I learned something new about myself while in Germany. I learned that up until now, I´ve had a very narrow view on Germany and world war 2. I´ve given little, or no thought at all- to how life must have felt like for those living in Germany, the civilians, while the war was passing- destroying everything in it´s way. I´ve always just felt like all germans would have had to be nazis in some way or another during the wars, and in the middle of all this narrowness I came to forget the fact that we´re all just humans. So different, and still so alike. A mother, a daughter, a lover and a friend; It doesn´t matter if you´re german or norwegian when your husband is being sent of to a war you didn´t want anything to do with in the first place. Your fright when the bomb-alarms goes off in the middle of the night doesn´t care what nationality you have. It´s there. And I got to live it, through the stories of a 94 year old (...) She had two sons when her husband was shiped out. They married when she was carrying the first one, and since this was still to be considered a sin, there was no grand wedding. Her soon to be husband was allready in the german military and to marry, they- and espesially she, had to prove by a family board that for the last 6 generations her family had clean arian blood. She did, they both did, and they got married by a german officer. I asked her what she thought of this, and she said that it was just the way it was done back then. I don´t think I can even imagine having to prove anything like that without asking questions of why, but then again; Frau Henning told me that you didn´t ask questions. Never. It wasn´t safe. She didn´t ask, she just approved silently. It´s what she had to do. Frau Henning didn´t remember how she was told that her husband was killed. She never got to have grave to visit, she think he was killed somewhere in Russia, but she isn´t sure. She still receives a widow's pension though, and even though low, it´s well needed money in a germany that still doesn´t provide home health service for their elderly. Frau Henning tells me that she needed to work after her husband was killed, because the money just didn´t make rent. Leaving a four and five year old at home all day while working; today seams strange, but then was normal. The bomb-alarms though, she says, never got to be normal. They scared her. And since she still lives in the same neigbourhood now as she did then, listening to her makes me feel so close to history. It makes it all come alive, and I can see her running down the stairs of her house with two little ones, only hoping to make it to a bomb shelter before the bombs sat everything in theyr path on fire. I can feel her grief of a lost husband and her fright of the future under Germany's Hitler. I asked her; did you know about the jews, about what happend to them? She shook her head, said "back then, no". She then told me, again, that nothing was safe. It wasn´t safe to ask about the jews or even talk about the jews. Not even to your neighbor. You never knew who could rat you out to the authorities. You never knew what could happen to those who ended up being arrested. You had to survive, and you did what you had to do, just to do that.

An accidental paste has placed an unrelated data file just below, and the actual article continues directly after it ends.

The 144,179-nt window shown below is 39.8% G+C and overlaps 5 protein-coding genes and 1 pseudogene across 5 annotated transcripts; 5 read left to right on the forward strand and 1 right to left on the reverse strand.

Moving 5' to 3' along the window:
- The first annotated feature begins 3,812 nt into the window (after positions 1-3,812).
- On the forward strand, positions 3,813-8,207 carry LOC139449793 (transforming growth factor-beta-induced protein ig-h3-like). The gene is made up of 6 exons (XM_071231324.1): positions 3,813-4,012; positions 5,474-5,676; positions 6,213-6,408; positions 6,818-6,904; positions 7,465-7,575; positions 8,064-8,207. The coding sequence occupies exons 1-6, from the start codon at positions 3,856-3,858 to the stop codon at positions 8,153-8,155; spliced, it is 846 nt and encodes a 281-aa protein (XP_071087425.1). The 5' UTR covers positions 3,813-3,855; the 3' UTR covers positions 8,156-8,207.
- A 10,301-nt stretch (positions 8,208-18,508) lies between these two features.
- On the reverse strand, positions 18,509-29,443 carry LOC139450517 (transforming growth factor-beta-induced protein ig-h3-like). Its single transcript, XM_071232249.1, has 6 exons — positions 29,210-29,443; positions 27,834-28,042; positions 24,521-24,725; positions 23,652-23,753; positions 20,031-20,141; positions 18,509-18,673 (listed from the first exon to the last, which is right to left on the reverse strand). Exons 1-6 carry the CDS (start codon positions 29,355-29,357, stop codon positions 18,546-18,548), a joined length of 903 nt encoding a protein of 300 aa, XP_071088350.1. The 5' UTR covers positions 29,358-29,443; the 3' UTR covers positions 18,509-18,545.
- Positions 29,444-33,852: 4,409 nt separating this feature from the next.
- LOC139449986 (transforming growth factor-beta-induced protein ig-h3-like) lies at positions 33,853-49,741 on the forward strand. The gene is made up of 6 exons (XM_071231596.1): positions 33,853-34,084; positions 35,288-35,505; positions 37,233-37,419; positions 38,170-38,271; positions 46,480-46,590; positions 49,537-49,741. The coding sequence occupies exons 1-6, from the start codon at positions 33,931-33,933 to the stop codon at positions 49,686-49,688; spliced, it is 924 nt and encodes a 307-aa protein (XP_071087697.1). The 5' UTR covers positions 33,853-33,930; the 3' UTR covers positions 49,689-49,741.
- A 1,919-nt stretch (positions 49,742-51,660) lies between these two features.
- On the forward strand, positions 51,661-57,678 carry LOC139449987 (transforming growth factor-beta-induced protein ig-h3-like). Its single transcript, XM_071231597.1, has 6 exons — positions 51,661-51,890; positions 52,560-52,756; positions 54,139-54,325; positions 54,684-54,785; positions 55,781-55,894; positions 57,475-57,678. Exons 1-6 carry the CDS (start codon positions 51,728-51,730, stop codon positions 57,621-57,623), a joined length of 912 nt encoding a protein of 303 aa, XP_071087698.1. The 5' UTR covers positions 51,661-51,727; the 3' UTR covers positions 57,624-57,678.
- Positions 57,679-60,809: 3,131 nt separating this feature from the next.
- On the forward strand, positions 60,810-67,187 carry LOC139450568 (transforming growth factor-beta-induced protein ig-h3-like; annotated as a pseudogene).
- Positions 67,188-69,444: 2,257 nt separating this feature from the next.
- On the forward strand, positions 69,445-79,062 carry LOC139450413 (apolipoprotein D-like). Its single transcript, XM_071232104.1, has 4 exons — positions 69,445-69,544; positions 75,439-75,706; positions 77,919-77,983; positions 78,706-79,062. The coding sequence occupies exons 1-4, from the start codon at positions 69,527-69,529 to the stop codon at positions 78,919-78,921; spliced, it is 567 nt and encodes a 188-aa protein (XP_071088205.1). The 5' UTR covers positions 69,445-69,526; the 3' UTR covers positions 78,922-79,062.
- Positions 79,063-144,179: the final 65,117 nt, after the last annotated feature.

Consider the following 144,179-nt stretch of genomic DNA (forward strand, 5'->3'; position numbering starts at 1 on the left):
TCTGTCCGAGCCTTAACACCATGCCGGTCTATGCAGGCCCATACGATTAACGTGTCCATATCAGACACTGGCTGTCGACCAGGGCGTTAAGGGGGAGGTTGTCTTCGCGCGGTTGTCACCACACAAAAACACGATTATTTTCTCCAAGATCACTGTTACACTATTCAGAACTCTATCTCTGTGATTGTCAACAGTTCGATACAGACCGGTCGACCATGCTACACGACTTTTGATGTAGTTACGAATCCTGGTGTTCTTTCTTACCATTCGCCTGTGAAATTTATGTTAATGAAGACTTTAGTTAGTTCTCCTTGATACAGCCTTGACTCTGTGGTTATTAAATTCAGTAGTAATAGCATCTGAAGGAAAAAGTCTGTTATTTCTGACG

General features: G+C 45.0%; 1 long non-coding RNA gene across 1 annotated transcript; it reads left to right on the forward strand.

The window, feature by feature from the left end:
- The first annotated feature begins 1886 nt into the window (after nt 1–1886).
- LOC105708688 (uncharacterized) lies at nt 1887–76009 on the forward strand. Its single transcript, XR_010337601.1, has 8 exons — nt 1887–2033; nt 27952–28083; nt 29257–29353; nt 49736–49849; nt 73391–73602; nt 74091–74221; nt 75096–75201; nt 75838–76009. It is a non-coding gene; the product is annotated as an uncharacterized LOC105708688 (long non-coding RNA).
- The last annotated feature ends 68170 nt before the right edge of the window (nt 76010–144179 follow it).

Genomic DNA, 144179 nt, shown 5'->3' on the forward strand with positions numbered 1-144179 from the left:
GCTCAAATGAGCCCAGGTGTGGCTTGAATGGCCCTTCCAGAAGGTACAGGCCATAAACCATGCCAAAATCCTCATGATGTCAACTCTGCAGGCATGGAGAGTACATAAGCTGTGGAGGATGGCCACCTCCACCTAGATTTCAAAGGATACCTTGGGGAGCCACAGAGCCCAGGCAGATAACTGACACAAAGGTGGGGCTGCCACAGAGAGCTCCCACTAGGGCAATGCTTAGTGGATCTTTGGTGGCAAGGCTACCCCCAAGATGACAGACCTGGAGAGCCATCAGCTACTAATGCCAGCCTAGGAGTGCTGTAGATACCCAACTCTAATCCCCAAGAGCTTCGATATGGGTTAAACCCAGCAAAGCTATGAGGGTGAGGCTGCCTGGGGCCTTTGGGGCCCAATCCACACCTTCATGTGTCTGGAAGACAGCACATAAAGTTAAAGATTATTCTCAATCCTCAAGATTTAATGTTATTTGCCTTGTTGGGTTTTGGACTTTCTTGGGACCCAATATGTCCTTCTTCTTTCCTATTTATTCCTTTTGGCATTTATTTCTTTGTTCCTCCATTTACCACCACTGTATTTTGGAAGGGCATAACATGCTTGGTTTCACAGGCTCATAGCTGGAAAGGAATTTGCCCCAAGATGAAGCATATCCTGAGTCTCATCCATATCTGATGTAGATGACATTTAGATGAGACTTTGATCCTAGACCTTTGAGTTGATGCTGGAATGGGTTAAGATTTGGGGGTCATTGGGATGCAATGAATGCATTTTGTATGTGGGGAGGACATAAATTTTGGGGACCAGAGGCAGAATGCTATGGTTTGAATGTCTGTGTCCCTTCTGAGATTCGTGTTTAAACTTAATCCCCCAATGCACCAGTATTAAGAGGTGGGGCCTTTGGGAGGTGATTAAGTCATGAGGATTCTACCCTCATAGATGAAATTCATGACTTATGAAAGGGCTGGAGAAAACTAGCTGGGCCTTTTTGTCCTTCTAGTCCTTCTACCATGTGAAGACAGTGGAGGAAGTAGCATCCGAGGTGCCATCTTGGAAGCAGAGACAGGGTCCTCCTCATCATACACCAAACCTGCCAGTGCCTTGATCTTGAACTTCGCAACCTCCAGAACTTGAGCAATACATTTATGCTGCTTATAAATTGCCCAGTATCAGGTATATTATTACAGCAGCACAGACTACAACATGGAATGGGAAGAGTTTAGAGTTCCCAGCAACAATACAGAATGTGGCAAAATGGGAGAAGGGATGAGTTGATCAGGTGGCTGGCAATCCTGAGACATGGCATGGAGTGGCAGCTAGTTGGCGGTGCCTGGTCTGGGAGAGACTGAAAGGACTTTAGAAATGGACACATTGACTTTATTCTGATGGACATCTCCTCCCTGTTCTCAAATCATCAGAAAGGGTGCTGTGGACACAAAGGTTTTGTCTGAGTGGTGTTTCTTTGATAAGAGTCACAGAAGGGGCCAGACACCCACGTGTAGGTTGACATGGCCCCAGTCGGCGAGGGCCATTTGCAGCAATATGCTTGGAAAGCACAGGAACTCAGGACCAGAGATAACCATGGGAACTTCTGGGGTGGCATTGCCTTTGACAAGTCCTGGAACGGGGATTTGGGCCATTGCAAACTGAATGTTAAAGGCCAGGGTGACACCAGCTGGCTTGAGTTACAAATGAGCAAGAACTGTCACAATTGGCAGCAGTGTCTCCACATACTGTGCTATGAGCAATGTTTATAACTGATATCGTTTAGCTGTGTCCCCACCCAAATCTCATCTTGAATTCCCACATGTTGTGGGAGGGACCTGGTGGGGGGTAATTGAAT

She was only a toddler in world war one, but she lived through it. There´s almost no eyewitnesses left from either world war one or two still alive, and to have met wonderful Frau Henning and having been able to talk to her makes me feel blessed. I will carry her stories with me forever and hopefully continue to learn from them.